Six months ago, the world looked on in horror as a Bangladeshi garment factory collapsed into rubble taking the lives of more than a thousand workers. Western retailers promised to do more, to pay more, to keep their workers safer. But, the global spotlight of outrage comes and goes, and while it was focused elsewhere, how much has changed? Bloomberg revisits the country with a grim update:
Today, not a single Bangladeshi garment factory has been inspected under any of the three programs that sprang from those promises, according to officials at the programs. Nor has danger ceased in the $19 billion industry: Two weeks ago, a fire ripped through a factory in a Dhaka suburb that provided material for plants supplying clothing to companies including Wal-Mart Stores Inc. (WMT) Nine workers died.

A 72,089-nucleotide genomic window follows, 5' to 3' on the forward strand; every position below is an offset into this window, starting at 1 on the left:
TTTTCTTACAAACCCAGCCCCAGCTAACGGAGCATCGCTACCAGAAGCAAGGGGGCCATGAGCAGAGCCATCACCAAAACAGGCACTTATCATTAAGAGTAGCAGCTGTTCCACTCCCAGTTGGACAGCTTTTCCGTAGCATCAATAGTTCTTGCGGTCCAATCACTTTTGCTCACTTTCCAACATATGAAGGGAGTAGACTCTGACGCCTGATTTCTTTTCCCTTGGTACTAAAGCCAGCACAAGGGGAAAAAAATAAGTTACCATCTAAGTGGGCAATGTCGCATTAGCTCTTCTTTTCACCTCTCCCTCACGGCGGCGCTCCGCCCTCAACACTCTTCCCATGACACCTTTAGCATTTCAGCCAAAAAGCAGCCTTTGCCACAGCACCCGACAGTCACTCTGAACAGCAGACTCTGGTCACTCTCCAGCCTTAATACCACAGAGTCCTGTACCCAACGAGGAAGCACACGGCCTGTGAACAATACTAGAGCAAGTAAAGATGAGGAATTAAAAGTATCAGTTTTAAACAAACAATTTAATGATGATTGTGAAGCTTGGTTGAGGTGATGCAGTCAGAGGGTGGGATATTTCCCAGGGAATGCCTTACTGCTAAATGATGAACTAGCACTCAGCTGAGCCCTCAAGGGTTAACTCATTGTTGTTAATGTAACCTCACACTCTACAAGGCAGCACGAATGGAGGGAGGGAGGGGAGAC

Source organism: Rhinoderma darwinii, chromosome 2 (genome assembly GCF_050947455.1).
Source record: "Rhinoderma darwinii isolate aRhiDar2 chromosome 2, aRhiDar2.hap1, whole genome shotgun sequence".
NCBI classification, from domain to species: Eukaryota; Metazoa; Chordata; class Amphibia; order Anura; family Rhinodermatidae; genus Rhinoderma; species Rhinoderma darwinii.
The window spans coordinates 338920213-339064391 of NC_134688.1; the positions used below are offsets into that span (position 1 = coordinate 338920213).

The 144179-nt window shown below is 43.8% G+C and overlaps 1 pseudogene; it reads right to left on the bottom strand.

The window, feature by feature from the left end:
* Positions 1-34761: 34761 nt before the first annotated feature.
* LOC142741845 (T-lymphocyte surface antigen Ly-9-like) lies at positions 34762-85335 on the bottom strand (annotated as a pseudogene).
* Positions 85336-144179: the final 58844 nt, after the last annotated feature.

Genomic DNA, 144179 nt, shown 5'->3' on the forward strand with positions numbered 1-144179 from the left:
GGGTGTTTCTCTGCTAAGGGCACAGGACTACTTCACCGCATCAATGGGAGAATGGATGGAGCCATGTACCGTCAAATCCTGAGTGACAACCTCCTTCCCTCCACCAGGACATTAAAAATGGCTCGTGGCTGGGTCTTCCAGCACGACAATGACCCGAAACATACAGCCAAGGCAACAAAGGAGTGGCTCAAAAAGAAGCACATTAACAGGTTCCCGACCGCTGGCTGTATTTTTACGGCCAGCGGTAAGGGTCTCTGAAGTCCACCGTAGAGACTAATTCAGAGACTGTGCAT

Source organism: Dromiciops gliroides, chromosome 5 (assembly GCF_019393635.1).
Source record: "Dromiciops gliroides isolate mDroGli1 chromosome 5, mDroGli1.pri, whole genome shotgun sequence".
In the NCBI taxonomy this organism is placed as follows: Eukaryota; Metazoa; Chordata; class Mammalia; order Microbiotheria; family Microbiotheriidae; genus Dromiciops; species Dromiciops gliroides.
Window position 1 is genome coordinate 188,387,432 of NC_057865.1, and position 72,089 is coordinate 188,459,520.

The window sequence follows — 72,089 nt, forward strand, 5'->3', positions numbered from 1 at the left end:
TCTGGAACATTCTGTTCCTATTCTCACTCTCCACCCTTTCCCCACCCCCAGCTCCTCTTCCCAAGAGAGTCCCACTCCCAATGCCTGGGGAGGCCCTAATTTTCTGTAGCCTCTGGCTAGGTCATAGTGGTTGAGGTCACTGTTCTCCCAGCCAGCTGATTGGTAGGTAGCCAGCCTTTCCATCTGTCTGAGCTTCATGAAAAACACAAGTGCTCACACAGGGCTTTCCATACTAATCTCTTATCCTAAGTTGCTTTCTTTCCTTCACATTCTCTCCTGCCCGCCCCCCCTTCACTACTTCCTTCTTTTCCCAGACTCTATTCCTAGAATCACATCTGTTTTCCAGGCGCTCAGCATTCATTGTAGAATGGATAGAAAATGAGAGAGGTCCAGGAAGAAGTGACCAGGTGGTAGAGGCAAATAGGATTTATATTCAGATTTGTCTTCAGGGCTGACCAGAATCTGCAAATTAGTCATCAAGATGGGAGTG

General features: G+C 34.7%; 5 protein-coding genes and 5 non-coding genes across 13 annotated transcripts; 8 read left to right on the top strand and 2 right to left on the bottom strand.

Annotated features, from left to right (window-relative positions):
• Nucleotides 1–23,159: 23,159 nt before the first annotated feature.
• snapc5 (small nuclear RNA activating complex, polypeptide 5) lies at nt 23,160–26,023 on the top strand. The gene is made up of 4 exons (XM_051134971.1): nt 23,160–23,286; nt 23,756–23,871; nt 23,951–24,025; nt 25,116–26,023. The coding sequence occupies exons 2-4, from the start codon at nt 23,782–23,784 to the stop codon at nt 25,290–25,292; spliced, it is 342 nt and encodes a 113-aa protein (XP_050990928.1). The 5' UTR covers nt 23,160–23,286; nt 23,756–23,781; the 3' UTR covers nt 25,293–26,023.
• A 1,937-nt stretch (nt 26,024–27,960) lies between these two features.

The slow implementation comes against a backdrop of worker unrest that has stalled production in factories and led to massive street demonstrations over safety conditions and wages, which are set at $39 a month before overtime. One, on Oct. 15, was quelled by the Industrial Police, a rubber-bullet-firing riot force set up two years ago to bring protesting garment workers under control.
TODAY IN SLATE
The Budget Disaster that Sabotaged the WHO’s Response to Ebola
Can Democratic Sen. Mary Landrieu Pull Off One More Louisiana Miracle?
PowerPoint Is the Worst, and Now It’s the Latest Way to Hack Into Your Computer
Everything You Should Know About Today’s Eclipse
Fascinating Maps Based on Reddit, Craigslist, and OkCupid Data
Welcome to 13th Grade!
Some high schools are offering a fifth year. That’s a great idea.
The Actual World
“Mount Thoreau” and the naming of things in the wilderness.